Moving Pictures
Apr 21, 2011, 06:35AM

Killing Time

The latest AMC hit is worth watching, if not exactly a game changer.

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Things that can be learned by watching The Killing, AMC’s latest watercooler show:

1. It rains a lot in Seattle.
2. Kids today aren’t what they seem.
3. Moving companies have shady ties to what seems to be the mob.
4. No, seriously, it rains a lot in Seattle.
5. When it comes to murder, everyone is a suspect.

The program, based on a Danish series whose title translates as The Crime, has been getting rave reviews, and despite the above, I do find it to be a watchable show. High school student Rosie Larsen has been found murdered, and moving-away-to-get-married detective Sarah Linden (Big Love’s Mireille Enos) finds herself unable to separate herself from the case. She’s partnered with young hipster detective Stephen Holder (Swedish actor Joel Kinnaman, with nary an accent in sight), who seems to be harboring secrets of his own. Their path intersects with various suspects, including those working on the mayoral campaign of Darren Richmond (Billy Campbell, who depending on your age is either best-known as The Rocketeer, the male lead on TV’s Once and Again, or the guy who menaced Jennifer Lopez’s “Slim” in the film classic Enough).

Beyond being a mere police procedural, the series is also scoring points for illustrating the grief felt by Rosie’s family, specifically her parents, played by Brent Sexton (who had a brief but memorable arc as a crooked cop on FX’s Justified) and Michelle Forbes, who’s been on any number of series but to me will always be medical examiner Cox on Homicide: Life on the Streets. And that doesn’t seem to be coincidental; The Killing shares a lot with Homicide, not least in showing the drudgery that is most of police work and the difficulties in not letting murder cases ruin your private life.

Sexton’s character, Stan, employs a shady dude played by Brendan Sexton III (no relation), who’s been specializing in scummy characters since Welcome to the Dollhouse and Boys Don’t Cry. Stan’s also got some apparently unfinished business with the mob, if last week’s peekaboo encounter with a pastry-loving Tony Soprano-type is anything to go by.

Meanwhile, Forbes’ character, incongruously called Mitch, will presumably be given something to do besides cry and mope before too much longer; given that losing a child is a horror that’s thankfully beyond most of us even contemplating, it doesn’t make for much dramatic impact after the seventeenth depiction.

So too the fact that it rains a lot in Seattle. Meant to reflect the dark emotions and goings-on around the case, the frequent monsoon-level storms that blow through every episode have become almost risible in their overuse. This ain’t King Lear, folks.

Spinning the story out over 13 episodes (one for each day of the investigation) requires that practically everyone onscreen is worthy of suspicion. (Even Rosie, a la Twin Peaks’ Laura Palmer, may have been living a thrill-seeking life that went too far.) What’s up with Det. Holder, who dresses in an old hoodie and effortlessly cozies up to high schoolers with what sometimes seems to be a leer? What about the members of the Richmond team (Rosie’s body was found in the trunk of a car reported stolen by the campaign)? The candidate himself lost his wife, apparently to a brutal murder, though no one’s exactly spelled this out yet, and his two main assistants are of the anything-to-win variety, though how killing a high school student would help elect Richmond is, again, somewhat murkily explained.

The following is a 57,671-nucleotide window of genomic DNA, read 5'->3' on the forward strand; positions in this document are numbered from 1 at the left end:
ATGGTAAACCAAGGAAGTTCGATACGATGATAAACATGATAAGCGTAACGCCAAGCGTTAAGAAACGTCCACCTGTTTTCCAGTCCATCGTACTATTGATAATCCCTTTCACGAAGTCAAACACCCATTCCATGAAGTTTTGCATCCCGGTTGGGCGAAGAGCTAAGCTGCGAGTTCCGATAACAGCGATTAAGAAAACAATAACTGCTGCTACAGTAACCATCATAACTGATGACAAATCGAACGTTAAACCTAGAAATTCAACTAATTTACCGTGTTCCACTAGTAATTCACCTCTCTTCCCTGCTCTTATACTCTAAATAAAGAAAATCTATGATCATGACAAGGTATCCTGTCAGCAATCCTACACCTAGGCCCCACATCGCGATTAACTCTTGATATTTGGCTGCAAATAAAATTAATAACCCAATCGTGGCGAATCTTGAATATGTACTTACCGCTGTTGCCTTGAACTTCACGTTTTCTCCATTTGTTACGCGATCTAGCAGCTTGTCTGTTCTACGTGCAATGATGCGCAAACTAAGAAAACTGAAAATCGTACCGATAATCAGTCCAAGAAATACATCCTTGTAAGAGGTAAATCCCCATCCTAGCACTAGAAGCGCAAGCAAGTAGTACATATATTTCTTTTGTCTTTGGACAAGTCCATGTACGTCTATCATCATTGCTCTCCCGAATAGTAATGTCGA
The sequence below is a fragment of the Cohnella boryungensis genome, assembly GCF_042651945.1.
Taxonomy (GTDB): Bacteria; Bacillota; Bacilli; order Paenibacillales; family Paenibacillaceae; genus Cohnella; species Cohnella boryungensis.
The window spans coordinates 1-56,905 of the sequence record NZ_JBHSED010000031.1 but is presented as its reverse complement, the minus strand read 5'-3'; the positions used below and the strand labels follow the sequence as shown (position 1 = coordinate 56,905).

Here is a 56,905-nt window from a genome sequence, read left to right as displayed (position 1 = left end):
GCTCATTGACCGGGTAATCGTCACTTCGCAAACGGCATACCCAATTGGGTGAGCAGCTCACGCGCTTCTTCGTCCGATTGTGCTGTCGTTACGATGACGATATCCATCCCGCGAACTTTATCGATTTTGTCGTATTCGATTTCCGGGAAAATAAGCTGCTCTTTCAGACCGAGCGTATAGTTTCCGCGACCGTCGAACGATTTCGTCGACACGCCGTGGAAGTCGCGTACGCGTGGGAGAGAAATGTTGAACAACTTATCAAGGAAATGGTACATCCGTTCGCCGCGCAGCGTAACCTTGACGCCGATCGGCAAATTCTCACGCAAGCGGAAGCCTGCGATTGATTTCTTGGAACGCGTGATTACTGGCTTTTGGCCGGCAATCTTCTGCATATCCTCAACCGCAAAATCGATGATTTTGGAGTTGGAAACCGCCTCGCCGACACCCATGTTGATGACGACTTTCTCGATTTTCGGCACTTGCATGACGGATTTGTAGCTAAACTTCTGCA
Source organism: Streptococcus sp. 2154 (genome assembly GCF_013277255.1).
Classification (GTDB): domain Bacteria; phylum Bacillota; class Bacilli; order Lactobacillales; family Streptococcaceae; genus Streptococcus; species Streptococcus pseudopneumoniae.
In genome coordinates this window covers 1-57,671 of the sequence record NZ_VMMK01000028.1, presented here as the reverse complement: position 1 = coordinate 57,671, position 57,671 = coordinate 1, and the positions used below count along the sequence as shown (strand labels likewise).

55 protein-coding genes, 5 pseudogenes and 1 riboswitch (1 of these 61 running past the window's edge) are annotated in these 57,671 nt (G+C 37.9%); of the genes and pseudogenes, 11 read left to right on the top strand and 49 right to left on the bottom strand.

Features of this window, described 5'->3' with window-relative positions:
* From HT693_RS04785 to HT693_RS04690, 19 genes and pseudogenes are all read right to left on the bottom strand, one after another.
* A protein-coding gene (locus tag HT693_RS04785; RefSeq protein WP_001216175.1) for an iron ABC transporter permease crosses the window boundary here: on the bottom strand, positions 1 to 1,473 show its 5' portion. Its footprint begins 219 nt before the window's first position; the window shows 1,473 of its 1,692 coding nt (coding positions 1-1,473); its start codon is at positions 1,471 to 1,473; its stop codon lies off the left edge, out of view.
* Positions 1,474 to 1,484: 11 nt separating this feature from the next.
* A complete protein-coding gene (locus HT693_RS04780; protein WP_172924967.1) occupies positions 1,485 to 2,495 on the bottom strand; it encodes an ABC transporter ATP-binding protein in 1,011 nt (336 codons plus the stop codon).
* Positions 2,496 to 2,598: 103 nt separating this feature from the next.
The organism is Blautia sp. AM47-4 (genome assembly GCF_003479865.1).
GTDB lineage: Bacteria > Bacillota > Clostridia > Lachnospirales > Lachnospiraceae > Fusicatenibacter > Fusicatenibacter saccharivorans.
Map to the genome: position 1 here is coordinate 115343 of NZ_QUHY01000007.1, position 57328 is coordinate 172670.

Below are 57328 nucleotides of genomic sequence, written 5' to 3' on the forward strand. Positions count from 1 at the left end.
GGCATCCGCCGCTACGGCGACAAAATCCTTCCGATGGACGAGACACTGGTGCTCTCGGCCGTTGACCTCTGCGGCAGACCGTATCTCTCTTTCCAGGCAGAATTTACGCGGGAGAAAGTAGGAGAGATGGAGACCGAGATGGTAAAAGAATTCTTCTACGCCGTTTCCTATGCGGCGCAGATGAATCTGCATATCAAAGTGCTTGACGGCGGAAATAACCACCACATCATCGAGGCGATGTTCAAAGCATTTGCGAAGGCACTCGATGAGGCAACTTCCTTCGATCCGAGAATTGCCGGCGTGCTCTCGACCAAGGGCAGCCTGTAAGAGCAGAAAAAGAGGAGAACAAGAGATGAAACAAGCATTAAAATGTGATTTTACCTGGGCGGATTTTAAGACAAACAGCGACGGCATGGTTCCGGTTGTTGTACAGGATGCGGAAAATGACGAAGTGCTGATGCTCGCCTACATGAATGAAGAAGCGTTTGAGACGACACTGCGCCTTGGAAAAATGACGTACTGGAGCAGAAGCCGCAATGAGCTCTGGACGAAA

The parade of suspects also includes Rosie’s extremely nervous former BFF, Sterling; a pair of ne’er-do-well students who look like Ryan Gosling and, disconcertingly, Dylan Klebold; and even Rosie’s favorite teacher, Bennet Ahmed, who evidently was giving the girl hand-written notes praising her in terms that went beyond the “Nice insight on The Scarlet Letter!” variety.

Tying all this together is Det. Linden, who’s played with the same kind of stony stoicism that Enos brought to her portrayal of the Marquart twins on Big Love. That the severe-looking, under-made-up Linden would be considered “hot” by the Gosling-a-like is patently absurd, but Enos does get across well the soul-sickness that comes with too many unsolved homicides. She’s also got a bratty kid and a pushover fiancé who doesn’t mind (too much) the fact that she’s hanging around Seattle instead of, you know, joining him in Sonoma for the impending nuptials. None of these scenes have much snap; while giving Linden some personality away from her job, they add little more to her character than the Nicorette gum she’s constantly chewing.

Though The Killing’s creators would like the focus to remain on its characters and milieu, their show’s ultimately a whodunit. Given AMC’s predilection for surprising viewers, I’m willing to lay odds that Linden’s actually the murderer, which would go some way toward explaining why she’s in no particular hurry to split town (the better to muddy the investigation). It wouldn’t be the most original plot twist to ever come down the rainy lane, but it’d certainly get viewers’ attention – at least until Breaking Bad returns in July.


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